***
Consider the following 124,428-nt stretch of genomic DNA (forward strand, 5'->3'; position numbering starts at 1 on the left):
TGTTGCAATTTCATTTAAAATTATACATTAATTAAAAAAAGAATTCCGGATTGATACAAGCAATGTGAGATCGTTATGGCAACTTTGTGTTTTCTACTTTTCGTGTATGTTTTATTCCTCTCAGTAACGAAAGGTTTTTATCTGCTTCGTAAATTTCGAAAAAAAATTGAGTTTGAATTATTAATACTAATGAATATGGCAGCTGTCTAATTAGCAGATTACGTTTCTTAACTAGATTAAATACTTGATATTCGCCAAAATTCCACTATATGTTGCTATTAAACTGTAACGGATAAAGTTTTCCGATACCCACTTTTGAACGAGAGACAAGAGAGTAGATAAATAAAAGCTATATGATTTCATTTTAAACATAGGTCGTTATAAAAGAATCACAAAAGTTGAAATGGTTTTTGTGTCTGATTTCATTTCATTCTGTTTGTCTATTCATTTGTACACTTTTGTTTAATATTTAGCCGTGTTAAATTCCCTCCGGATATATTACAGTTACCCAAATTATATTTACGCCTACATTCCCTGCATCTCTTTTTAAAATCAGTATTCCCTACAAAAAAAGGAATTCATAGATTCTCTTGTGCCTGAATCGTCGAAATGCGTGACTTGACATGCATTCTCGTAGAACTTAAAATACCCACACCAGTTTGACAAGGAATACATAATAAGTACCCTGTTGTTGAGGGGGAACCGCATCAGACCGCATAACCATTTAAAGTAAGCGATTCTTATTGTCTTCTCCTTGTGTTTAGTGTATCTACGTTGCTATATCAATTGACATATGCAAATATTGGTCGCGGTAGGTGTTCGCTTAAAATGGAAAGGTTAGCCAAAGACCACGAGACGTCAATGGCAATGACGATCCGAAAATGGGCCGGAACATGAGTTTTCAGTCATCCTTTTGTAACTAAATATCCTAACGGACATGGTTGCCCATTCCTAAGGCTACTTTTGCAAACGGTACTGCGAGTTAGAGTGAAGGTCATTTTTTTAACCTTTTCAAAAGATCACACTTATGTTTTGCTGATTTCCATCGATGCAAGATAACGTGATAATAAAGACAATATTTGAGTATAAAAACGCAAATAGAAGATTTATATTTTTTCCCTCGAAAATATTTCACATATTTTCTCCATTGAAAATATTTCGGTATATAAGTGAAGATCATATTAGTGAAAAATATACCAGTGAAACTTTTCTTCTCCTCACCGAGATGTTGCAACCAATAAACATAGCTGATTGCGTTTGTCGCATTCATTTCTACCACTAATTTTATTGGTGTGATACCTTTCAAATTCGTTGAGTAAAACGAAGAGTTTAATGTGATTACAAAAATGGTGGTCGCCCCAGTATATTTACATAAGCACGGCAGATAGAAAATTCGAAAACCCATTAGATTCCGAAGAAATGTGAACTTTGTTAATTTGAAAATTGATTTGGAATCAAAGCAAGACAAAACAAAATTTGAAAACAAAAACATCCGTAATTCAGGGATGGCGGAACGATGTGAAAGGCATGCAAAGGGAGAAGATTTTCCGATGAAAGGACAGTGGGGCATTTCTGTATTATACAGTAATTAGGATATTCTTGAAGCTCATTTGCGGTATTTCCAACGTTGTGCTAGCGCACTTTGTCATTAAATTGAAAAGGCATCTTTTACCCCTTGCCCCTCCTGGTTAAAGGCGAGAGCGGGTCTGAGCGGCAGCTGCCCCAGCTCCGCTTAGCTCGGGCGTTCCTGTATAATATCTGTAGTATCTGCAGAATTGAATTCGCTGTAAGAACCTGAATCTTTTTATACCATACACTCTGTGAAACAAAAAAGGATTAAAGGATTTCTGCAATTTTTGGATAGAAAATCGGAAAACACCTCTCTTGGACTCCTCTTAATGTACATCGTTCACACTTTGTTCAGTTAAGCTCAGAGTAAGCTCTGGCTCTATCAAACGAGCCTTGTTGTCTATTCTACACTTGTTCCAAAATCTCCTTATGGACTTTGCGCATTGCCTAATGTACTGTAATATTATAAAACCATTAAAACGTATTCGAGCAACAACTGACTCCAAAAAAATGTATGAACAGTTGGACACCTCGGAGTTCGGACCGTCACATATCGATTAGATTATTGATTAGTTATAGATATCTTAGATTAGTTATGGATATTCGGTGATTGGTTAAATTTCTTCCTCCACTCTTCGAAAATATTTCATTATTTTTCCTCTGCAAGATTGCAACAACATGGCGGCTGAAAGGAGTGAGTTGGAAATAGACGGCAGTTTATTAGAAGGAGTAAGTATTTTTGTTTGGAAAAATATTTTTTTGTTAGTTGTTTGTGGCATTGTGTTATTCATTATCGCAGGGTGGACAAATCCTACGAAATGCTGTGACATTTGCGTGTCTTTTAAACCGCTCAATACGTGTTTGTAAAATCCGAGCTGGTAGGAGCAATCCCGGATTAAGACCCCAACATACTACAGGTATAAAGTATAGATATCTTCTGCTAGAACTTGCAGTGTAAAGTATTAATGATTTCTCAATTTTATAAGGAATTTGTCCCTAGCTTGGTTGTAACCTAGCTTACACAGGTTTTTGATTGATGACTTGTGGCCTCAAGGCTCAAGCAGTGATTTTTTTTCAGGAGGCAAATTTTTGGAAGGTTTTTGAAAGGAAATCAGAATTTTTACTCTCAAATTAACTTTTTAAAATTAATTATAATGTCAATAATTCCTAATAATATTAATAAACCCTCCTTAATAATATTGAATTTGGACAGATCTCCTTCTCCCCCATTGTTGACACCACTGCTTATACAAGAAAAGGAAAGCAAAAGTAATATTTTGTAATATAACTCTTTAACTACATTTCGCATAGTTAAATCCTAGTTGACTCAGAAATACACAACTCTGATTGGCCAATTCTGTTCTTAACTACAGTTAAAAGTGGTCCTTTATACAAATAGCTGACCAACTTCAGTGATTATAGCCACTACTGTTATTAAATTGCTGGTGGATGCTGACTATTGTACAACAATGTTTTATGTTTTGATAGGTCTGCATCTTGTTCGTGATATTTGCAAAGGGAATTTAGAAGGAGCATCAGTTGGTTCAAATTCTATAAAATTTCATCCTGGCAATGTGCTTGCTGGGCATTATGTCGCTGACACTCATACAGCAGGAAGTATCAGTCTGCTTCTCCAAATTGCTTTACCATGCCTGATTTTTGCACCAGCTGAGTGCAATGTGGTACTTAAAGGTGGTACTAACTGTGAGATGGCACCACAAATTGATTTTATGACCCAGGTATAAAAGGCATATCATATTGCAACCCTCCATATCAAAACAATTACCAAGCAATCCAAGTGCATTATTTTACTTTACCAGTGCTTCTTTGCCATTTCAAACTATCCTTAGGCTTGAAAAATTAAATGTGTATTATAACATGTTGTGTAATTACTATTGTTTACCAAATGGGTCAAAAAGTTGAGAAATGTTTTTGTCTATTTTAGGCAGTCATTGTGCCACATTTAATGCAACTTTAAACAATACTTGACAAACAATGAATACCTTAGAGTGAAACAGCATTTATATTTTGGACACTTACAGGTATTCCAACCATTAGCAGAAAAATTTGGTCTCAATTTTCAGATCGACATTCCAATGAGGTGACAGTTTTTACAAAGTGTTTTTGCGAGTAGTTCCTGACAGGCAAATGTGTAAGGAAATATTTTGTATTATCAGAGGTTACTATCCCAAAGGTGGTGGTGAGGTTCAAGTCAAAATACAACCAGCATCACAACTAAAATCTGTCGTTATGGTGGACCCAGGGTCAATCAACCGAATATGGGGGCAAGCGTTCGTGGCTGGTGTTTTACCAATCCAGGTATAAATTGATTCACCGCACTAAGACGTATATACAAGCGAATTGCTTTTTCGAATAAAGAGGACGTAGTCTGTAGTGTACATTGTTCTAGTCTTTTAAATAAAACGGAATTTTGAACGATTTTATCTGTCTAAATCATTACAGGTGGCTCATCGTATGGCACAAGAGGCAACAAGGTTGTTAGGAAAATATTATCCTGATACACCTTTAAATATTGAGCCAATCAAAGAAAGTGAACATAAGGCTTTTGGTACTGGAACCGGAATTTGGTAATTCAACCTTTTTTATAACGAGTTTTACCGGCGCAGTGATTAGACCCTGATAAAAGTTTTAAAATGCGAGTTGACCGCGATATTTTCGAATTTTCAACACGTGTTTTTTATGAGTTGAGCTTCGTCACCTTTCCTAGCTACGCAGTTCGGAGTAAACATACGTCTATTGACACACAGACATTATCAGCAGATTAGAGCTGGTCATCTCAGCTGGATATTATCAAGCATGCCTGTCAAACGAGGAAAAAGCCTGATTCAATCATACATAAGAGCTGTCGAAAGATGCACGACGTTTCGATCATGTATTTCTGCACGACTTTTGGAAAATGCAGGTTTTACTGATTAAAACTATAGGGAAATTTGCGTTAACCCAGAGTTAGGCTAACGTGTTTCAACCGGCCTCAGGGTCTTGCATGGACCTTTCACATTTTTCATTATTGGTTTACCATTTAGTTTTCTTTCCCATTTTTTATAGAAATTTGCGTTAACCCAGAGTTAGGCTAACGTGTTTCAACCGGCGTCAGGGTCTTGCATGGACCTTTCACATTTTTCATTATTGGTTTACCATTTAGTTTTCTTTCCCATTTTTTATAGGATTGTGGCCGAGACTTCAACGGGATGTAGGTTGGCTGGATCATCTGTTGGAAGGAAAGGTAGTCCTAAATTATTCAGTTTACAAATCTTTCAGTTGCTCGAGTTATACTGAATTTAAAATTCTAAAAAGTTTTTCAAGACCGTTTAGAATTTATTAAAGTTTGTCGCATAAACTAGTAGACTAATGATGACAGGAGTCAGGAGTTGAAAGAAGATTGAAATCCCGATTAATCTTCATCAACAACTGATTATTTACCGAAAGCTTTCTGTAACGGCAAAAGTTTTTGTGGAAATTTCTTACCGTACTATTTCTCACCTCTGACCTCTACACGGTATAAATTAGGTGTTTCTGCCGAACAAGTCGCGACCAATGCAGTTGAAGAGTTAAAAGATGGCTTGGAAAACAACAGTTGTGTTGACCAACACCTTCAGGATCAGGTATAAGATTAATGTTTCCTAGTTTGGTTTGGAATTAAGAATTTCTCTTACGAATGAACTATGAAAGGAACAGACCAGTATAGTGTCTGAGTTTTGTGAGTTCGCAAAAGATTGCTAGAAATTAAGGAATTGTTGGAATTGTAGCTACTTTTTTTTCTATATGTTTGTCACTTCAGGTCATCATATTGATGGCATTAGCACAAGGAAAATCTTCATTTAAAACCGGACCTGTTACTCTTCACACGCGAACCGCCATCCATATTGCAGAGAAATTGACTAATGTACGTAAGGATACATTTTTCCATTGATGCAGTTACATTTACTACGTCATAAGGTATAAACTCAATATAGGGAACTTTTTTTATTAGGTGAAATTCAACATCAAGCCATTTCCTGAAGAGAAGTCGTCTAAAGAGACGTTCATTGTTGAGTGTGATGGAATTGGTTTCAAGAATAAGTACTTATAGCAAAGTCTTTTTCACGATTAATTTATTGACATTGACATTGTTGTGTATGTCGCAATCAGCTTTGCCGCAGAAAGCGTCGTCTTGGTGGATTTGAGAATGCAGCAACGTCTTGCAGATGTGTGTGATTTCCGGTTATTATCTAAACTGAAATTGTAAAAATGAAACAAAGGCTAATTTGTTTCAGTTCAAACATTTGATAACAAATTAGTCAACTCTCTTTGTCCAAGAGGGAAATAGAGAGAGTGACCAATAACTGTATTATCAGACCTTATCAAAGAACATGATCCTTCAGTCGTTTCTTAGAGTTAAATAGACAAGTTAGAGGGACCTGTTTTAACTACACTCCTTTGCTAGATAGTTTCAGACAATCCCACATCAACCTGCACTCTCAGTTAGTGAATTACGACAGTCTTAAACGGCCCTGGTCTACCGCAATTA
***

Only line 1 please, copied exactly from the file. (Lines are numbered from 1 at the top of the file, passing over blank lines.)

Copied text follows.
Consider the following 124,428-nt stretch of genomic DNA (forward strand, 5'->3'; position numbering starts at 1 on the left):